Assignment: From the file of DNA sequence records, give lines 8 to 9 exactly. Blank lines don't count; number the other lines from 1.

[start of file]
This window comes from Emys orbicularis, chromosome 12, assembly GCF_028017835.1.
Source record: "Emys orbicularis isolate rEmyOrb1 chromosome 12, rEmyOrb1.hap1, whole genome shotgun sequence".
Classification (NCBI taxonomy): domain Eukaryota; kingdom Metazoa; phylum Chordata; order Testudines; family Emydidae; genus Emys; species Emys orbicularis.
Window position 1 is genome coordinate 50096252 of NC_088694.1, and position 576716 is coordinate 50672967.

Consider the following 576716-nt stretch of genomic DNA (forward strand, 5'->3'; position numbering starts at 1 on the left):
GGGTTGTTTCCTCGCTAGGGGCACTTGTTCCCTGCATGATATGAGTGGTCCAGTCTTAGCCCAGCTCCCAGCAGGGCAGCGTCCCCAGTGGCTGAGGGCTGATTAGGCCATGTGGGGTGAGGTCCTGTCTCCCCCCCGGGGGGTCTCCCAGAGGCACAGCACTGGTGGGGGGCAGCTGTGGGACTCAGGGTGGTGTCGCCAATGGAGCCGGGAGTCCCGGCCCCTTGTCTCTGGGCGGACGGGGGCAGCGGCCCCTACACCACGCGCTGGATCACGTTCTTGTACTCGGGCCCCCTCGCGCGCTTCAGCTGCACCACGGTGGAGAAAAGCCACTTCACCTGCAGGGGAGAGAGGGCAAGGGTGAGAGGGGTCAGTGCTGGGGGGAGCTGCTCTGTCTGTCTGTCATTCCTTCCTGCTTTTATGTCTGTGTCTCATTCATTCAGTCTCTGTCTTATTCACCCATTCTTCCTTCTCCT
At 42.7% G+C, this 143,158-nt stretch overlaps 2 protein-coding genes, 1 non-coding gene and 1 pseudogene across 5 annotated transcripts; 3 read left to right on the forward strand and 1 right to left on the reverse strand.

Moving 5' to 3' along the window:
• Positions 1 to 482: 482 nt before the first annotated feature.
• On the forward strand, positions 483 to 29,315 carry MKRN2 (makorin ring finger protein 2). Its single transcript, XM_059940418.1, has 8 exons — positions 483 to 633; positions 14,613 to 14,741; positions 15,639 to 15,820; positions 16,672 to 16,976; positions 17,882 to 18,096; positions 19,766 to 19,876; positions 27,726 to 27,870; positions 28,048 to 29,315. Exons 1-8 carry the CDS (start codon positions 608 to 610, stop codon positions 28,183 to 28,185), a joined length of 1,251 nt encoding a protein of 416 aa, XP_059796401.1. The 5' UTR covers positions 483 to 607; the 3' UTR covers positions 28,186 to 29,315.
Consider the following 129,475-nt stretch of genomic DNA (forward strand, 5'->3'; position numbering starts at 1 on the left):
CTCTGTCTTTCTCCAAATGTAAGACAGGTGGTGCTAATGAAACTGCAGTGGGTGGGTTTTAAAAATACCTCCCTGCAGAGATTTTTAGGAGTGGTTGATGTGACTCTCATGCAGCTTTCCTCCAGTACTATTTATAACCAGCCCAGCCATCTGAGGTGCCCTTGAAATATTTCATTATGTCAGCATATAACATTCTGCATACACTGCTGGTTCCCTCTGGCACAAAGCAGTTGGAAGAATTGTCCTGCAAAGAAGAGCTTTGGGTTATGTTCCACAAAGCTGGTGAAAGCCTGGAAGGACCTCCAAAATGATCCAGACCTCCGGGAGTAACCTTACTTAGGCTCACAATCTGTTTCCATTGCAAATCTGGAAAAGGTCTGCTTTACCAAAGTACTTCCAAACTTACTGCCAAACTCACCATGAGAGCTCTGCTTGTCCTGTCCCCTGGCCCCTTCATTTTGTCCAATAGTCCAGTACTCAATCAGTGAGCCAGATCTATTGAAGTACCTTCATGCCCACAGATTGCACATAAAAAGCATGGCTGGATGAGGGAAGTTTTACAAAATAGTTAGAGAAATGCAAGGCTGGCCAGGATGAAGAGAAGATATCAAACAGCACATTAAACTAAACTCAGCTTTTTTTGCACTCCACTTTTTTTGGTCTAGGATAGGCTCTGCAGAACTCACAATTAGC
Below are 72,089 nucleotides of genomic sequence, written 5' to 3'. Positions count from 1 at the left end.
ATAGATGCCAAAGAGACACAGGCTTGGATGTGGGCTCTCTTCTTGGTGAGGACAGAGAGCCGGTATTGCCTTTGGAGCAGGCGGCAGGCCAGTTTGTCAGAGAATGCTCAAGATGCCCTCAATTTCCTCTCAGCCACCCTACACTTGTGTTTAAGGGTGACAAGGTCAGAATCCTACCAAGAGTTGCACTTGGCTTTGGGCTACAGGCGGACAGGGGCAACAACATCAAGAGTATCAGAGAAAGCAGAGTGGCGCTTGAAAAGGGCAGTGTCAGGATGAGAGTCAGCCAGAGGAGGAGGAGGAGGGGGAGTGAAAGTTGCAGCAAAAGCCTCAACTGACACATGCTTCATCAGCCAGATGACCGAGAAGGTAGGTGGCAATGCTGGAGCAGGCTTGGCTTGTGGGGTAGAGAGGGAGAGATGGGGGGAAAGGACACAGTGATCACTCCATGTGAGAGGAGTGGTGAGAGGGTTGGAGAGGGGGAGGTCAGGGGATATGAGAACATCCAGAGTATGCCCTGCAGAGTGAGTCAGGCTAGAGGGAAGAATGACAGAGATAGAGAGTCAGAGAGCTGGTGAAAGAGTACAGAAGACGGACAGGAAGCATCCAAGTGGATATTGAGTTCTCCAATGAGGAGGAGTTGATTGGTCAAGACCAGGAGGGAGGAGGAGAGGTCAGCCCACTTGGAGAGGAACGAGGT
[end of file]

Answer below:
Moving 5' to 3' along the window:
• Positions 1 to 482: 482 nt before the first annotated feature.